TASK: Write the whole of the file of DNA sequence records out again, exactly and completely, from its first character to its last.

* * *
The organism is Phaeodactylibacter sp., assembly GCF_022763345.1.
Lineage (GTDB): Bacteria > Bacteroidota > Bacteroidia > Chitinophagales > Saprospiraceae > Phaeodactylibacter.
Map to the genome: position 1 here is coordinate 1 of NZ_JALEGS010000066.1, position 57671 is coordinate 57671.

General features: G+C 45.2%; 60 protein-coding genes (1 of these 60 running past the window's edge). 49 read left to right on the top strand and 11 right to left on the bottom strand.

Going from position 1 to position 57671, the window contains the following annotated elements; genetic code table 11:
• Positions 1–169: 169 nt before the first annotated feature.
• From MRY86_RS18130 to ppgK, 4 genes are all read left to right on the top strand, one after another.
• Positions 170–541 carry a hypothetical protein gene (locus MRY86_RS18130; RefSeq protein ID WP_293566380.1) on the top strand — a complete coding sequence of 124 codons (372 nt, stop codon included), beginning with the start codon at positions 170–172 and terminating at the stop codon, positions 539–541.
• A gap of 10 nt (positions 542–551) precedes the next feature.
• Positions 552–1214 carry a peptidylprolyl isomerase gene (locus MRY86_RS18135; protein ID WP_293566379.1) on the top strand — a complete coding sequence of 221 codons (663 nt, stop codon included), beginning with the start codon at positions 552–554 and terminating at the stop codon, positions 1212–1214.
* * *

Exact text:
The organism is Phaeodactylibacter sp., assembly GCF_022763345.1.
Lineage (GTDB): Bacteria > Bacteroidota > Bacteroidia > Chitinophagales > Saprospiraceae > Phaeodactylibacter.
Map to the genome: position 1 here is coordinate 1 of NZ_JALEGS010000066.1, position 57671 is coordinate 57671.

General features: G+C 45.2%; 60 protein-coding genes (1 of these 60 running past the window's edge). 49 read left to right on the top strand and 11 right to left on the bottom strand.

Going from position 1 to position 57671, the window contains the following annotated elements; genetic code table 11:
• Positions 1–169: 169 nt before the first annotated feature.
• From MRY86_RS18130 to ppgK, 4 genes are all read left to right on the top strand, one after another.
• Positions 170–541 carry a hypothetical protein gene (locus MRY86_RS18130; RefSeq protein ID WP_293566380.1) on the top strand — a complete coding sequence of 124 codons (372 nt, stop codon included), beginning with the start codon at positions 170–172 and terminating at the stop codon, positions 539–541.
• A gap of 10 nt (positions 542–551) precedes the next feature.
• Positions 552–1214 carry a peptidylprolyl isomerase gene (locus MRY86_RS18135; protein ID WP_293566379.1) on the top strand — a complete coding sequence of 221 codons (663 nt, stop codon included), beginning with the start codon at positions 552–554 and terminating at the stop codon, positions 1212–1214.